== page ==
No regulations have yet been made providing for exempt overseas entities. The 2022 Act provides that in most cases an ‘exempt overseas entity’ is not subject to the requirements set out above but at present no regulations have been made specifying which overseas entities are exempt. 

So, what should conveyancers be aware of? 

  • In any conveyancing transaction there is an obligation to identify the beneficial owner of any property being acquired.  
  • The ability to disguise ownership in connection with overseas entities generates an opportunity for criminal activity including money laundering. 
  • Verifying client identity is an issue not just when onboarding clients but throughout the conveyancing process.  
  • When obtaining instructions from corporate clients whether in a residential or commercial context the conveyancer acting should check the constitution of the company and to check  
  • that the individual instructing the conveyancer has the appropriate authority from the company to do so. 
  • When acting for a buyer or seller it is important to check if the corporate client should be registered that it is registered. The registration process is not necessarily a speedy process.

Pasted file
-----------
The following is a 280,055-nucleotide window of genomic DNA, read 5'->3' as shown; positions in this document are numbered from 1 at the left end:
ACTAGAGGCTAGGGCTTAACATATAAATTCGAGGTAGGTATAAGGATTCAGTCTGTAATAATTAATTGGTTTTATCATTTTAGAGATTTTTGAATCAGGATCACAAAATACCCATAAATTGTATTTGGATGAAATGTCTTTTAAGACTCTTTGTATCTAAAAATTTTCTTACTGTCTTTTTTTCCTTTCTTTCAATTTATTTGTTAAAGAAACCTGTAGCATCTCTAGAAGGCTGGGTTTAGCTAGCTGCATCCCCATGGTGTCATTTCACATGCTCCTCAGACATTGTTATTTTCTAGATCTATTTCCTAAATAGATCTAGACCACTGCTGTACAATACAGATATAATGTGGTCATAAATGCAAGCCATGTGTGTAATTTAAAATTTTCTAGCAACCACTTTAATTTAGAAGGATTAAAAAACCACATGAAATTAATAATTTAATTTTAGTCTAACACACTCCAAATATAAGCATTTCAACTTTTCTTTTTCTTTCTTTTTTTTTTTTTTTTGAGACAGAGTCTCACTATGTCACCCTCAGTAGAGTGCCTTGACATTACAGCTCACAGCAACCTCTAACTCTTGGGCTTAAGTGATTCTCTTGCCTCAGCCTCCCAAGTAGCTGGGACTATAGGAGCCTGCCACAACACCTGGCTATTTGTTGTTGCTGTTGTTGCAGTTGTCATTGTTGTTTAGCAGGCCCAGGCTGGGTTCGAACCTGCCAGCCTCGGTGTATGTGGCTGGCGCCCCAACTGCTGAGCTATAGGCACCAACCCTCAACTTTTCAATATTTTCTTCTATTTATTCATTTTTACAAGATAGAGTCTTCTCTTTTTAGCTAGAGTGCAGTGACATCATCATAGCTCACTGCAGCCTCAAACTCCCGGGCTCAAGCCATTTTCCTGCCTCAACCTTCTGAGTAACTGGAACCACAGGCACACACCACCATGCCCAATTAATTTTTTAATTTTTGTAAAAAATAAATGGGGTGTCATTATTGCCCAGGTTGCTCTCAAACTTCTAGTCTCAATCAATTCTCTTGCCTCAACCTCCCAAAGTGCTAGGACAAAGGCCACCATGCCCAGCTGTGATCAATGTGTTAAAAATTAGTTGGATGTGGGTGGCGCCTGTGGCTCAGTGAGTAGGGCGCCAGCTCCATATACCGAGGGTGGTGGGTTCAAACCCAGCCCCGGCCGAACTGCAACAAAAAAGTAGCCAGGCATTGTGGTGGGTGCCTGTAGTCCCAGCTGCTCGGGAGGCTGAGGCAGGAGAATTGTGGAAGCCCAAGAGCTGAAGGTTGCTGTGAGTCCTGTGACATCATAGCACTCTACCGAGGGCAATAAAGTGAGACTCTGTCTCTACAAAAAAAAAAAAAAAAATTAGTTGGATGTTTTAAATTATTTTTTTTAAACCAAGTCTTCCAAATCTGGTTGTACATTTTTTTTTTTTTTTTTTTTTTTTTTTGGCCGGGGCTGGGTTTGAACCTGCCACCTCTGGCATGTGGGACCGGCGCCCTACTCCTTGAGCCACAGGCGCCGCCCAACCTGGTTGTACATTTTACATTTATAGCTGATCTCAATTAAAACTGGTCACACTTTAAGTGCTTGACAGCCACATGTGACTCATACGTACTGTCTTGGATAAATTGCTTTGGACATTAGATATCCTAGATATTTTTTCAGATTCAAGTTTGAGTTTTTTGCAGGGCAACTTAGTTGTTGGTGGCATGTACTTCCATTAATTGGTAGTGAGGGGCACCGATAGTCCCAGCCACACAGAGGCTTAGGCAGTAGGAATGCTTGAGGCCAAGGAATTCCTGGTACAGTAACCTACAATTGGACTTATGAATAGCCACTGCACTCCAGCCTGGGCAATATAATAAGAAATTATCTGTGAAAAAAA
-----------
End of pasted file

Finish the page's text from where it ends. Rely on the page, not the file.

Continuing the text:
• Where an overseas entity has not been registered and requires the verification of beneficial owners it is important to understand that the verification process can be complex and slow. Remember it will then be necessary to register too. 

What does verification require? 

An overseas entity cannot apply to register on the Register of Overseas Entities unless a “relevant person” has verified the information to be delivered to Companies House and delivered a statement in the form set out in Regulation 6 of the Verification Regulations to Companies House confirming this has been done. A relevant person would include an independent legal advisor. 

Section 4 of the 2022 Act sets out the requirement for an overseas entity to make an application to Companies House and together with Schedule 1 of the 2022 Act specifies the information to be delivered and the obligation to verify registrable beneficial owners and (where applicable) managing officers and trusts above the level of the overseas entity.